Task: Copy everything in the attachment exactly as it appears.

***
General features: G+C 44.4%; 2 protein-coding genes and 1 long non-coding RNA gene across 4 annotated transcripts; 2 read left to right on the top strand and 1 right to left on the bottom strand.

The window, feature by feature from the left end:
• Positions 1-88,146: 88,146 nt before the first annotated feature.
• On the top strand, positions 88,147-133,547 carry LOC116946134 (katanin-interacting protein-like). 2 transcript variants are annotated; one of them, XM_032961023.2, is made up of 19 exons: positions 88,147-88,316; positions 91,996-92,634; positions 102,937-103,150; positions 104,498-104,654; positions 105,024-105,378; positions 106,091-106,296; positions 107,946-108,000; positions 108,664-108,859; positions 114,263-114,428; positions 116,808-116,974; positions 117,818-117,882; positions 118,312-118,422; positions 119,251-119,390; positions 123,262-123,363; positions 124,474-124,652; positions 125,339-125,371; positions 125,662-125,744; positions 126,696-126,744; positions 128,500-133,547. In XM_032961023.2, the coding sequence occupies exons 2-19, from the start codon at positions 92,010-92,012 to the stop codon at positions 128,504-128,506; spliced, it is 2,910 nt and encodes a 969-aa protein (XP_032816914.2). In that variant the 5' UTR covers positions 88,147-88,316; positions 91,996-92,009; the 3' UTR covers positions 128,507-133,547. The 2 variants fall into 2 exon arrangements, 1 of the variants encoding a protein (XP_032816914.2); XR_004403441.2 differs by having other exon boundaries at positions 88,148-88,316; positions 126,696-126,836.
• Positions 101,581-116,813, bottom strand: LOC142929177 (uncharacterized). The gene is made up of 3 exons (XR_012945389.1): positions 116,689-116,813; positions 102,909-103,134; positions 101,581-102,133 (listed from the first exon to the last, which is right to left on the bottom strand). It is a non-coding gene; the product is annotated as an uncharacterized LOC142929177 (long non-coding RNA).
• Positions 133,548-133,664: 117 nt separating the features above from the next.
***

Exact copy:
General features: G+C 44.4%; 2 protein-coding genes and 1 long non-coding RNA gene across 4 annotated transcripts; 2 read left to right on the top strand and 1 right to left on the bottom strand.

The window, feature by feature from the left end:
• Positions 1-88,146: 88,146 nt before the first annotated feature.
• On the top strand, positions 88,147-133,547 carry LOC116946134 (katanin-interacting protein-like). 2 transcript variants are annotated; one of them, XM_032961023.2, is made up of 19 exons: positions 88,147-88,316; positions 91,996-92,634; positions 102,937-103,150; positions 104,498-104,654; positions 105,024-105,378; positions 106,091-106,296; positions 107,946-108,000; positions 108,664-108,859; positions 114,263-114,428; positions 116,808-116,974; positions 117,818-117,882; positions 118,312-118,422; positions 119,251-119,390; positions 123,262-123,363; positions 124,474-124,652; positions 125,339-125,371; positions 125,662-125,744; positions 126,696-126,744; positions 128,500-133,547. In XM_032961023.2, the coding sequence occupies exons 2-19, from the start codon at positions 92,010-92,012 to the stop codon at positions 128,504-128,506; spliced, it is 2,910 nt and encodes a 969-aa protein (XP_032816914.2). In that variant the 5' UTR covers positions 88,147-88,316; positions 91,996-92,009; the 3' UTR covers positions 128,507-133,547. The 2 variants fall into 2 exon arrangements, 1 of the variants encoding a protein (XP_032816914.2); XR_004403441.2 differs by having other exon boundaries at positions 88,148-88,316; positions 126,696-126,836.
• Positions 101,581-116,813, bottom strand: LOC142929177 (uncharacterized). The gene is made up of 3 exons (XR_012945389.1): positions 116,689-116,813; positions 102,909-103,134; positions 101,581-102,133 (listed from the first exon to the last, which is right to left on the bottom strand). It is a non-coding gene; the product is annotated as an uncharacterized LOC142929177 (long non-coding RNA).
• Positions 133,548-133,664: 117 nt separating the features above from the next.